‘At Any Price’

‘At Any Price’

A father and son do what they must to play to their ‘all-American’ roles

By T.T. Stern-Enzi

Photo: Zac Efron [left] and Dennis Quaid [right] struggle with changing roles in ‘At Any Price’; Rating: R Grade: C-

What do we mean today when we refer to “all-American” ideals? What does it mean to be “all-American” in the new millennium? Auto racing has seemingly snuck into the ranks of heartland sports – possibly supplanting football – and farming – once a rural family venture – is now big business, which, is all-American, right? And then there are the things we do, to cover our tracks, to get and stay ahead.

Henry Whipple (Dennis Quaid), the current head of a multi-generational farm and seed business, finds himself in an epic struggle to maintain his place in this “all-American” world, one in serious transition. His son Dean (Zac Efron) wants to race cars and has no interest in one day taking over the family enterprise. Why would he? He sees the crumbling façade that his father constantly puts forth, patched with lies and insincerity, and he imagines himself better than that. But these two have far more in common that is rooted, in the end, in their very blood.

The stakes are high in “At Any Price,” but somehow, in the combination of the setting (rural Iowa) and the milieu (the heartland and the passion for racing), there’s something anachronistic about the film. Dean is just another rebel without a cause. It is his unseen brother who has somehow embraced social consciousness, off working in the third world and then taking time off to climb mountains. He and his efforts are spoken of with longing, but it is the kind of mention that serves to make the speaker feel good and connected to something more grand and global than themselves without having to actually put in the effort.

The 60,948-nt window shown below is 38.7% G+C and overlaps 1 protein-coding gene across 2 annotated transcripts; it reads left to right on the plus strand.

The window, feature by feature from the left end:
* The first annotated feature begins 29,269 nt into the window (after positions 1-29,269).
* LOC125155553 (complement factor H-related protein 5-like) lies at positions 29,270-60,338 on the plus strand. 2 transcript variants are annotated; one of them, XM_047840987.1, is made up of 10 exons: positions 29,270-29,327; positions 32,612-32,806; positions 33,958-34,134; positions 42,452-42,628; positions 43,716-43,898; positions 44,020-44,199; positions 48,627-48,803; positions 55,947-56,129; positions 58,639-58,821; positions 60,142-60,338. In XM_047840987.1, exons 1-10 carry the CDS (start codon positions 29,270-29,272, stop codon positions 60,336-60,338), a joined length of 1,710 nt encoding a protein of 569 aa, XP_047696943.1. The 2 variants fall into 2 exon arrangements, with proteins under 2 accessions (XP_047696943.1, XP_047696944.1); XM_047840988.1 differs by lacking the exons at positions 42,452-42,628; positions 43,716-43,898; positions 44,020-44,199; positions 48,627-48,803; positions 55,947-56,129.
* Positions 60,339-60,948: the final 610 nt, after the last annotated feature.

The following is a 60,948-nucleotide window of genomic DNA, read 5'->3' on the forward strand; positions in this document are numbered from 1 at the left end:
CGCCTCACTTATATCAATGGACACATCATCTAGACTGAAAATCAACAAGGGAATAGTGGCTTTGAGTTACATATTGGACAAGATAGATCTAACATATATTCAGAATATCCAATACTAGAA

Dean is stuck in neutral, but threatening, at every turn, to slip into reverse. He’s lost sight of his brother’s vapor trail up ahead, the one that might have guided him away from all this, which means the only model he has is dear old dad.

And Henry, well, he’s an old type too. The oily patriarch with a past of cutting corners, striving to live up to his own father’s expectations, a man with no sense of his own life and passions. It could be argued that this notion is really what it means to be “all-American.” Just doing what’s expected, what’s easy and spouting the pithy platitudes, the rote lines because that’s the only lesson you’ve learned about being an “all-American” man. Heaven help us!

This is philosophy and politics; it is the code of the heartland as told to us in mythic stories on the page, television and the big screen. And we are willing to do whatever it takes to protect this way of life. Henry and Dean do just that. Dean pretends to want to rebel, to go his own way, but the fact that we see him, that he’s present in this story, means that he’s got no choice. Henry’s caught as well, defending the American way, which hasn’t so much changed with the times; instead it is like the novel, marriage, rock n’ roll or any other institution you care to insert here. It is dying, maybe it is already long dead in fact, and like a chicken with its head cut off, it’s just going through the final throes.

Director Ramin Bahrani (who co-writes here with Hallie Elizabeth Newton) turns up the heat and vigorously stirs the melodramatic pot, allowing everything to bubble and spill over, making an “all-American” mess of things that never feels quite as dirty and desperate as it should.

Reach DCP film critic T.T. Stern-Enzi at Film@DaytonCityPaper.com

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